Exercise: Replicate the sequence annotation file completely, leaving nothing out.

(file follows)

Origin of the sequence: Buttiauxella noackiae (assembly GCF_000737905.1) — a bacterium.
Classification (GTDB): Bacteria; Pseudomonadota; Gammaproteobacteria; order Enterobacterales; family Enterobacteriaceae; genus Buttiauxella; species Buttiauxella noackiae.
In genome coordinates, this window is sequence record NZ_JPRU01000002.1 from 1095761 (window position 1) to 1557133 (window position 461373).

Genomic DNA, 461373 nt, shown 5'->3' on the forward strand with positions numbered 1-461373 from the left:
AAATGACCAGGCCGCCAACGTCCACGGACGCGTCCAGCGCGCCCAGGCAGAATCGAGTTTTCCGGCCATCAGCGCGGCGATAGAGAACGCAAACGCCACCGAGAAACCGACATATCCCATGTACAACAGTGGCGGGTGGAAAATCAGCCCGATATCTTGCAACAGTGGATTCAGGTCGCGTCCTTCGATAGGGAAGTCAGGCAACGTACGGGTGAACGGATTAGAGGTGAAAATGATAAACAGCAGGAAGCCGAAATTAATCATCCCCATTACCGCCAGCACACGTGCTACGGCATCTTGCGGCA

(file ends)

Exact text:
Origin of the sequence: Buttiauxella noackiae (assembly GCF_000737905.1) — a bacterium.
Classification (GTDB): Bacteria; Pseudomonadota; Gammaproteobacteria; order Enterobacterales; family Enterobacteriaceae; genus Buttiauxella; species Buttiauxella noackiae.
In genome coordinates, this window is sequence record NZ_JPRU01000002.1 from 1095761 (window position 1) to 1557133 (window position 461373).

Genomic DNA, 461373 nt, shown 5'->3' on the forward strand with positions numbered 1-461373 from the left:
AAATGACCAGGCCGCCAACGTCCACGGACGCGTCCAGCGCGCCCAGGCAGAATCGAGTTTTCCGGCCATCAGCGCGGCGATAGAGAACGCAAACGCCACCGAGAAACCGACATATCCCATGTACAACAGTGGCGGGTGGAAAATCAGCCCGATATCTTGCAACAGTGGATTCAGGTCGCGTCCTTCGATAGGGAAGTCAGGCAACGTACGGGTGAACGGATTAGAGGTGAAAATGATAAACAGCAGGAAGCCGAAATTAATCATCCCCATTACCGCCAGCACACGTGCTACGGCATCTTGCGGCA